I am a white, middle-class British woman, and my privilege is sticking right out as I write this. However, I wish to highlight that even for someone of my privileged status, feminism’s work is not yet done. On International Women’s Day, I send solidarity to my sisters all over the world. I will fight for them wherever I can.
Women in the UK have come a long way. Nominally, we’re equal now. Legally, we’re supposed to be equal now. What women lack is now invisible and counted by many as a gender essentialist ‘this is how things are’. Apparently, any residual inequality exists because men and women are fundamentally different and that women must have chosen differently.
Women are severely under-represented in the sciences and engineering because our brains are better suited to empathy rather than analysis. There’s science to back that up, and everything!* It’s just the way things are.
Sex is something that is sold to women as part of a long game to please a man. Try typing “how to please” into Google. Autocomplete provides “how to please your man”, “how to please your man in bed”, “how to please your man sexually” and so on. Sex still isn’t really for women, or else we’d be sluts. It’s just the way things are.
The end game for sex is to get a ring on your finger. The end game is always marriage, evidenced by countless jokes and supposedly amusing t-shirts. It’s just the way things are.
Walking along a street while appearing female is enough to merit catcalls, overt sexual messages and unwanted touching. It’s supposed to be a compliment, we’re told. It’s just the way things are.
Some of my sisters from other countries in Europe tell me that British men are better. They’re more polite, apparently. There’s less groping and what they say is less sexually aggressive. As women, of course we should expect harassment, and British women are lucky that our brand of harassment is marginally less noxious. It’s just the way things are.
You might think I sound like some kind of angry radical feminist. That would be because I am some kind of angry radical feminist.
I refuse to accept “the way things are”. I want better. I think we women deserve better. I dream of the day where women are not objects, not punchlines, not walking wombs or disembodied tits. I want to bury, once and for all, that “the way things are” is as good as it will ever get. Women deserve better. Women deserve to be treated as people. Just people. Ordinary people who are not in any way different.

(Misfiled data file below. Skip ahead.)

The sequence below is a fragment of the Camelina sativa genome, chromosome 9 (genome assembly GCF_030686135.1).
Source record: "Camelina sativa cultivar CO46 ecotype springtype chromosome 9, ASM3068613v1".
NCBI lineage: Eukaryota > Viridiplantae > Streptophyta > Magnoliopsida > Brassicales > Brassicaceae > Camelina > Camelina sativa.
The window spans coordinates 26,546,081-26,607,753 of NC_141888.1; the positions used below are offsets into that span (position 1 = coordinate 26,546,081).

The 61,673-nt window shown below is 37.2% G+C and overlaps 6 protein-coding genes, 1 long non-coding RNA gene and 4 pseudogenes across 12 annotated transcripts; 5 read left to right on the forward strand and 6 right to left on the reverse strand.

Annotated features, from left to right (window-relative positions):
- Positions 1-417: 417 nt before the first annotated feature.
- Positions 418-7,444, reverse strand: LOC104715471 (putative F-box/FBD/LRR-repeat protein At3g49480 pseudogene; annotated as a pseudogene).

Perhaps some of the lack of fight against this status quo, the blind acceptance of “the way things are” lies in the fact that the word “feminist” is seen to be a dirty word: an irrational woman fighting an imaginary battle, when really she just hates men. Surely our work has been done, because we aren’t automatically packed off to the poorhouse if we can’t find a husband?
I don’t think our work is done. Discrimination has taken on a covert form, and we are sold the myth that this is what equality looks like.
That is not what equality looks like.
If you agree, you might just be an angry radical feminist, too.
*The “evidence” for this assertion is completely demolished in this rather fantastic book, which I would thoroughly recommend.
26 thoughts on ““The way things are”: fight the status quo”
so a working class man with no education, hasnt got a degree, hasnt got a hope is worse off than you? you may have a glass ceiling to break through but he can’t even see the ceiling. and as for working class women, they are the same as you? if you believe that your demented
I think you may have misread the post; the post was specific to areas of improvement for women. What you’re talking about here is the concept of “kyriarchy“, which wasn’t the topic of this post. I’d thoroughly recommend you read around the issue. Happy International Women’s Day!
Aw look- you got your first ‘what about da menz’ response. Welcome to writing about women. Next task-write about rape or abortion- we can play bingo with the responses you get there.
Denis- I am a working class woman, and as a working class woman I believe that class is a really big deal in limiting options. When you combine class and gender you should see what happens. Poverty central with no way out and you get blamed for it!
Oooh, ooh, no, I can do better! What about a working class black bisexual trans man with one leg whose dog just died and who is actively in the process of being run over by a bus? I bet he has a shittier life than the OP, too!
ALL FEMINISM MUST STOP IMMEDIATELY UNTIL THIS IS RESOLVED
Your demented what, I wonder?
Aces post, thanks!
Great article, well thought out and intelligent. One point however – you complain about the number of “how to please your man” articles on Google, but surely there are as many “how to please your woman” ones as well. Could you consider that maybe there are so many of these because a lot of women want to please their partners/husbands simply because they love them, just as a lot of men want to know how best to make their partner/wife happy?
Like I said, great article, I wish you luck!
Your central point is a good and correct one, but it ignores the reasons behind the existence of these articles. “How to make your man happy” stuff is loaded with echoes of the historical power imbalance between men and women whereas “how to please your woman” articles tend to be well-meaning fluff. Massive generalisations both, of course, but worth noting.